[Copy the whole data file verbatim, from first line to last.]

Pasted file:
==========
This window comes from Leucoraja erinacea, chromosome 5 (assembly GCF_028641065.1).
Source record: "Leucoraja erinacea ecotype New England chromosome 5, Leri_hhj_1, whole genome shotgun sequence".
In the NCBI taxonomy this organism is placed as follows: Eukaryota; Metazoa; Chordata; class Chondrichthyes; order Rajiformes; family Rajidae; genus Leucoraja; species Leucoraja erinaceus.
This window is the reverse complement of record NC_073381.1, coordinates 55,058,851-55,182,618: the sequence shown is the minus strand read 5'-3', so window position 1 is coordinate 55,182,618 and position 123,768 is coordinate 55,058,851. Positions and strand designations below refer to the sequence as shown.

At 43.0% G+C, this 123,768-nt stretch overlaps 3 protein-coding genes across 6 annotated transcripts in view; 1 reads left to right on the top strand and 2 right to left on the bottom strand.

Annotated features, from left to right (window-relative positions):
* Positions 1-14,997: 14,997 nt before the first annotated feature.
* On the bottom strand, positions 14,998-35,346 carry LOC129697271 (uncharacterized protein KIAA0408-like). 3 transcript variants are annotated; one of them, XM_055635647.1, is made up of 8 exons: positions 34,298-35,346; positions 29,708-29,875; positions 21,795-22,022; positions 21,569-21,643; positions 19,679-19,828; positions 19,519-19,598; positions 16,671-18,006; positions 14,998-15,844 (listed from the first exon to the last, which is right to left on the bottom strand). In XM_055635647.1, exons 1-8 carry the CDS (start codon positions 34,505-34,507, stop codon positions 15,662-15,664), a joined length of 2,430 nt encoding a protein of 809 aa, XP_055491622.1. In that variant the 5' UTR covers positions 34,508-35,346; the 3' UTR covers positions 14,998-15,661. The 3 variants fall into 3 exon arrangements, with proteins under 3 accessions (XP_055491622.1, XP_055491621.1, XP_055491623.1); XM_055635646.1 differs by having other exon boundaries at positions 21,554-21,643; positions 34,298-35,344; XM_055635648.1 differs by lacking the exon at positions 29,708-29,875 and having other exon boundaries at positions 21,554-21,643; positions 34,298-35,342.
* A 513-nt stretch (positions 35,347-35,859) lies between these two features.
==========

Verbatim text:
This window comes from Leucoraja erinacea, chromosome 5 (assembly GCF_028641065.1).
Source record: "Leucoraja erinacea ecotype New England chromosome 5, Leri_hhj_1, whole genome shotgun sequence".
In the NCBI taxonomy this organism is placed as follows: Eukaryota; Metazoa; Chordata; class Chondrichthyes; order Rajiformes; family Rajidae; genus Leucoraja; species Leucoraja erinaceus.
This window is the reverse complement of record NC_073381.1, coordinates 55,058,851-55,182,618: the sequence shown is the minus strand read 5'-3', so window position 1 is coordinate 55,182,618 and position 123,768 is coordinate 55,058,851. Positions and strand designations below refer to the sequence as shown.

At 43.0% G+C, this 123,768-nt stretch overlaps 3 protein-coding genes across 6 annotated transcripts in view; 1 reads left to right on the top strand and 2 right to left on the bottom strand.

Annotated features, from left to right (window-relative positions):
* Positions 1-14,997: 14,997 nt before the first annotated feature.
* On the bottom strand, positions 14,998-35,346 carry LOC129697271 (uncharacterized protein KIAA0408-like). 3 transcript variants are annotated; one of them, XM_055635647.1, is made up of 8 exons: positions 34,298-35,346; positions 29,708-29,875; positions 21,795-22,022; positions 21,569-21,643; positions 19,679-19,828; positions 19,519-19,598; positions 16,671-18,006; positions 14,998-15,844 (listed from the first exon to the last, which is right to left on the bottom strand). In XM_055635647.1, exons 1-8 carry the CDS (start codon positions 34,505-34,507, stop codon positions 15,662-15,664), a joined length of 2,430 nt encoding a protein of 809 aa, XP_055491622.1. In that variant the 5' UTR covers positions 34,508-35,346; the 3' UTR covers positions 14,998-15,661. The 3 variants fall into 3 exon arrangements, with proteins under 3 accessions (XP_055491622.1, XP_055491621.1, XP_055491623.1); XM_055635646.1 differs by having other exon boundaries at positions 21,554-21,643; positions 34,298-35,344; XM_055635648.1 differs by lacking the exon at positions 29,708-29,875 and having other exon boundaries at positions 21,554-21,643; positions 34,298-35,342.
* A 513-nt stretch (positions 35,347-35,859) lies between these two features.